Ten Pitfalls to Successful Hiring
In our last issue, Associate Katherine Murphy provided tips on how to recruit outstanding employees. Because hiring the right people is vital to the success of any organization, we’re including tips from Claudio Fernandez-Araoz’s article “Hiring without Firing” (Harvard Business Review, July-August 199). While the article provides guidelines for hiring executives, many of the issues will be the same across all levels of employment. In the article Fernandez-Araoz develops what he calls the “Ten Deadly Traps.” He argues that these traps are easy to fall into and often foil all attempts to hire successfully.
1. The Reactive Approach
Most job openings result from a firing or resignation. Many managers make the mistake of hiring someone with the same good qualities as the person who left but without the bad qualities that that person had. The problem with this approach is that it focuses on the predecessor rather than on the requirements of the position. It also sets up the new hire for comparison with the person he is replacing, resulting in disappointment when they do not measure up to their predecessor.
2. Unrealistic Specifications
Many companies develop detailed job descriptions that candidates must meet to be considered. Many times these descriptions contain specifications that are not really required to do the job adequately. They frequently do not take into account the skills that already exist in the organization and may not need to be replicated. The result is that the pool of acceptable candidates becomes very small; many very qualified candidates may be overlooked. For example, specific requirements for tool experience and technical experience may eliminate the best potential project managers.
3. Evaluating in Absolute Terms
During interviews, many managers have a favorite set of questions that they use to evaluate candidates yet have little to do with job performance. “Where do you want to be in five years?” “What are your greatest strengths and weaknesses?” To the people asking these questions, there are good and bad answers. The answers are opinions and have little or nothing to do with the job.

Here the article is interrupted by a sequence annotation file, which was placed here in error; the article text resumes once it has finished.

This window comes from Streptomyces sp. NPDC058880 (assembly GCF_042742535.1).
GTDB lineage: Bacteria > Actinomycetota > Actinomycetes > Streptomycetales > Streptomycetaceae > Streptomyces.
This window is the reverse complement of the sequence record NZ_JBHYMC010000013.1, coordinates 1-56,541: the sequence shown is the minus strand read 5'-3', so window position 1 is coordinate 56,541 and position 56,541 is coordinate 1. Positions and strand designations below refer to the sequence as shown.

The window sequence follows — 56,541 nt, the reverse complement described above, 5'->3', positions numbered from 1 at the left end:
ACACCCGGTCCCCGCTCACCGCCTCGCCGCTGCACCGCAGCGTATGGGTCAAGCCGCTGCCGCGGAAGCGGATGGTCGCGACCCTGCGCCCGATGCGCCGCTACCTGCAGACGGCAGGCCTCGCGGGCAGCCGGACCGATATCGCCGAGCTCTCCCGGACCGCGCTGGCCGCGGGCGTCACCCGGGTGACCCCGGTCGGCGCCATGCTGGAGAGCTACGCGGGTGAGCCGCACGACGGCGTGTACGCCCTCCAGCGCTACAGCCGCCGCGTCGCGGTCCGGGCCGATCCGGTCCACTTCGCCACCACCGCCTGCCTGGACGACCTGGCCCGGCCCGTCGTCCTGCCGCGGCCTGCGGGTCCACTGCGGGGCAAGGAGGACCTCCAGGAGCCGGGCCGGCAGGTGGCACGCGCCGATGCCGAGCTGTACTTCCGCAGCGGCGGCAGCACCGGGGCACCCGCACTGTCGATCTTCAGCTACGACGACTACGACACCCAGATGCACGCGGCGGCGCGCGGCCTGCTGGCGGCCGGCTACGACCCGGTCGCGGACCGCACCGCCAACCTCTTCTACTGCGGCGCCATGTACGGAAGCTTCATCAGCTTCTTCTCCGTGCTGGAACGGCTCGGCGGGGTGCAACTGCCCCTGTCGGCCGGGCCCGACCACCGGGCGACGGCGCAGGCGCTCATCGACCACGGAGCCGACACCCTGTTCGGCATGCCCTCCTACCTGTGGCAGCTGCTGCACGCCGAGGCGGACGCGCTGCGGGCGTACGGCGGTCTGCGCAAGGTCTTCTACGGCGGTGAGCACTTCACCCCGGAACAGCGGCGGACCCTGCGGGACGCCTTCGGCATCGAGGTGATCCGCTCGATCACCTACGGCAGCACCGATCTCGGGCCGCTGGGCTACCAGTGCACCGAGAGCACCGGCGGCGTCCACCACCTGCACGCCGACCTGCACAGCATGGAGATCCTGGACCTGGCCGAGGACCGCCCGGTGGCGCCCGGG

4. Accepting People at Face Value
Candidates are almost always taken at face value during interviews. Remember that the candidate may or may not be telling the truth. People want to put their best face forward. Managers should be skeptical of information obtained during an interview.
5. Believing References
Just as interviewers tend to accept candidates at their word, they also believe references. Former bosses are usually generous about reporting good things about the candidate and poor about reporting bad things. In addition, the reference is usually obtained by the candidate himself and may not be credible or may be biased.
6. The “Just Like Me” Bias
Many managers tend to give high ratings to people who are just like them. Most of the time the candidate is interviewing for a job that is different from the managers job and might be best filled by someone who is very different from the manager.
7. Delegation Gaffes
Many managers delegate the preliminary selection tasks to subordinates or human resources. They interview the finalists and pick the “winner.” This would work fine if the subordinates or human resources were as knowledgeable about the job requirements as the manager. However, the preliminary selection is often done very poorly by those who don’t know much about the job requirements and results in a poor selection of finalists.
8. Unstructured Interviews
To conduct a good interview, the interviewer should know exactly what they want to find out from the candidate. Often, the interview becomes a loose conversation that has little to do with job requirements. Common themes are sporting events, hobbies, mutual acquaintances, and so on. The session becomes a friendly chat. The interviewer may walk away from the interview with a good feeling but with little information about the candidate.
9. Ignoring Emotional Intelligence
Most companies evaluate candidates based on hard data: education, experience, IQ, and specific skills. They fail to consider the candidates’ social and emotional skills. Many times these skills make the difference between success and failure on the job.
10. Political Pressures
Some of the most spectacular hiring failures occur because people have other agendas. People like to hire friends. Someone may be hired because of his contacts at other companies. Politics are extremely common in hiring and very dangerous.